In this article, we will explore the fretless bass guitar, its sound, history, and what makes it unique. In my career as an international session player, I have started with fretted bass guitars, and later on moved to fretless bass and upright bass. Exploring the possibilities and challenges that the fretless provides is something I suggest to any electric or acoustic bass player. Let’s start our journey into the fretless world, understanding what a fretless bass guitar is and how it works.
If you are a bass guitar player, you have probably watched videos on YouTube of Sting, Jaco Pastorious, Les Claypool (Primus), or Jack Bruce (Cream). All of them have one thing in common: they play a fretless bass. So, why a fretless instrument, and what is precisely a fretless bass guitar?
Well, it is essentially a bass guitar with no frets. This results in a smooth-sounding transitioning from one note to another. The primary function of frets is to help players to stick to “tonal music”. A fretted instrument is also the more natural way to play Western Music (where the smallest possible interval is a half step). Most of the pop music that we hear on Spotify and YouTube falls under the category of “Western Music”.
The attribution to the invention of the fretless bass guitar is given to Jaco Pastorius, who between 1969 and 1970, removed the frets from his Fender Jazz electric bass. Bill Wyman of the Rolling Stones, was also known for playing a home-made fretless as early as 1961.
Just like a regular bass guitar, there is both fretless electric or fretless acoustic bass. Fretless electric bass guitars use pickups to amplify their sound. In contrast, acoustic fretless guitars rely on the natural hollow body resonance, and either internal pickups or external microphones to produce their sounds.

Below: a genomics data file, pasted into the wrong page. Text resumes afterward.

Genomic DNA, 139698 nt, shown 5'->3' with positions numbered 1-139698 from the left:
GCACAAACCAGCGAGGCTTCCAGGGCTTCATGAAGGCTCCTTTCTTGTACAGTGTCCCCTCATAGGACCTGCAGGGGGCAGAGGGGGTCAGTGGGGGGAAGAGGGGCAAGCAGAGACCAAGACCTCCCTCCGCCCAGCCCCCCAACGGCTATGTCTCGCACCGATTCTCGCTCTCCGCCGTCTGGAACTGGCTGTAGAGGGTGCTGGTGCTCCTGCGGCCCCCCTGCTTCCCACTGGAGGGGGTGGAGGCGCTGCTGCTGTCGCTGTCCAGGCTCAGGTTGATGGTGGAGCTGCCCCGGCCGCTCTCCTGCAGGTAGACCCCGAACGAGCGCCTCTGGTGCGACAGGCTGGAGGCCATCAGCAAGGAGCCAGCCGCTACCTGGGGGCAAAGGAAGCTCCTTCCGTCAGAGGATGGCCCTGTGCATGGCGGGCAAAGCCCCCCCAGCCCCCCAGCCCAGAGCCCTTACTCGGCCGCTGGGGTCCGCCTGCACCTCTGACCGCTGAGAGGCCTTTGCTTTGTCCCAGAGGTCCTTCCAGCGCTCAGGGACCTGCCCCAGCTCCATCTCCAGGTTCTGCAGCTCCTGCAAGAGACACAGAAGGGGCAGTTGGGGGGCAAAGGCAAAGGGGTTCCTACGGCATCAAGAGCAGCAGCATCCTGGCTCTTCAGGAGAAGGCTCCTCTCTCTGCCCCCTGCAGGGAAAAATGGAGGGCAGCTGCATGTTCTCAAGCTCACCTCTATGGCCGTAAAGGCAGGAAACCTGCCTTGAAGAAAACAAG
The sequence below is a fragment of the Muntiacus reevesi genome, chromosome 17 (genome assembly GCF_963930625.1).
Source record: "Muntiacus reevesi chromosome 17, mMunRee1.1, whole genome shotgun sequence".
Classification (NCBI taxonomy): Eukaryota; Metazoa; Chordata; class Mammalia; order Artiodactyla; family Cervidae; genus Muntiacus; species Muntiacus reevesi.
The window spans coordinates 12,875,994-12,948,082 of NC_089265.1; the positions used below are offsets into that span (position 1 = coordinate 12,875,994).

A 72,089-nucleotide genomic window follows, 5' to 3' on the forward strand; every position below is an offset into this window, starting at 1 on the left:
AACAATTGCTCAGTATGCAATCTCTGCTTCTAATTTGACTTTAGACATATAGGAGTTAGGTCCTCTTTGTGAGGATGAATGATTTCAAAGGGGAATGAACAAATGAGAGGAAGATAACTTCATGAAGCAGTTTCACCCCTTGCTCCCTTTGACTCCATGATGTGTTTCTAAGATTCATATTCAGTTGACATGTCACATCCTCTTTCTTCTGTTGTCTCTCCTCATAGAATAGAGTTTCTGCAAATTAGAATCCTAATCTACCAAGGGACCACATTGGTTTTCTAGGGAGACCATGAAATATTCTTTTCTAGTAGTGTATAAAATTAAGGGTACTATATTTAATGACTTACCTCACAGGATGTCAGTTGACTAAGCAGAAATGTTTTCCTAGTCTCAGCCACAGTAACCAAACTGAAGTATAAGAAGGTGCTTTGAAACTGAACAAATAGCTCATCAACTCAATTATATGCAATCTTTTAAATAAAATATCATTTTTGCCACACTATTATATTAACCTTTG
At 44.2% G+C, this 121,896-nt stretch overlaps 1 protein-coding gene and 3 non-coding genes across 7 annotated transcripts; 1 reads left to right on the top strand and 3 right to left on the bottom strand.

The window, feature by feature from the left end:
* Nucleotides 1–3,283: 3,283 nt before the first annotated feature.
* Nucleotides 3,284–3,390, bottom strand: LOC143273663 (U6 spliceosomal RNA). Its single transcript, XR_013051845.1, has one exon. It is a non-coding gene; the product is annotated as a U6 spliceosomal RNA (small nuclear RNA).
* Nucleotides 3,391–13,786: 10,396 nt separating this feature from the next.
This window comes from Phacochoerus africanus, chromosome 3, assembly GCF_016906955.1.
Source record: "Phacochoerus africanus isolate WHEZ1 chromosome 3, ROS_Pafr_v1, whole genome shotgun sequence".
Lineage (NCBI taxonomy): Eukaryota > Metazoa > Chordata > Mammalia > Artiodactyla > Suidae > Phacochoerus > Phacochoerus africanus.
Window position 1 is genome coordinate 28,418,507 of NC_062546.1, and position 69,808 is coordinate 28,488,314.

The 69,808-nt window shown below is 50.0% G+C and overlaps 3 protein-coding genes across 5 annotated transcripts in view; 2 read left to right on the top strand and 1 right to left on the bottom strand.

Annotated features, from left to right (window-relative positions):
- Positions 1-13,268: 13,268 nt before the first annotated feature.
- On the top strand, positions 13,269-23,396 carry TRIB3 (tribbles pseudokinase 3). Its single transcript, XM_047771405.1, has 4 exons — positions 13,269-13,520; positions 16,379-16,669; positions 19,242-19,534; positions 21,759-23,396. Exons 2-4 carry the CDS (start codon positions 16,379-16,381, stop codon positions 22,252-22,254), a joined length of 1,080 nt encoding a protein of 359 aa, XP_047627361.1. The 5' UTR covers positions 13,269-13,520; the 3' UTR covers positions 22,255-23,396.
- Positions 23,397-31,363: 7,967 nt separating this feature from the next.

Strings are an essential part of how a fretless guitar produces its unique tone. Many fretless players prefer to use “flatwounds strings”. These are manufactured with a wrapped wire flattened so you can hardly feel any ridges between the wraps.
On a fretless bass, your fingertips become the frets. The fingers press the strings directly against the fingerboard, as with a violin. This results in a vibrating string that extends from the bridge to the fingertip. The fretless fretboard has a different feel from the fretted boards of standard bass guitars. One of the first things you will notice, especially if moving from a fretted bass guitar to a fretless one, is how the strings interact and work with the instruments’ body when frets are not present.
Another difference between fretted and fretless approaches is that the player can slide between notes and chords smoothly. This forces the note to drop by a tone or semitone every time the fingers slide past a fret. The fretless also opens doors to a vast array of vibrato techniques, usually limited by frets’ presence.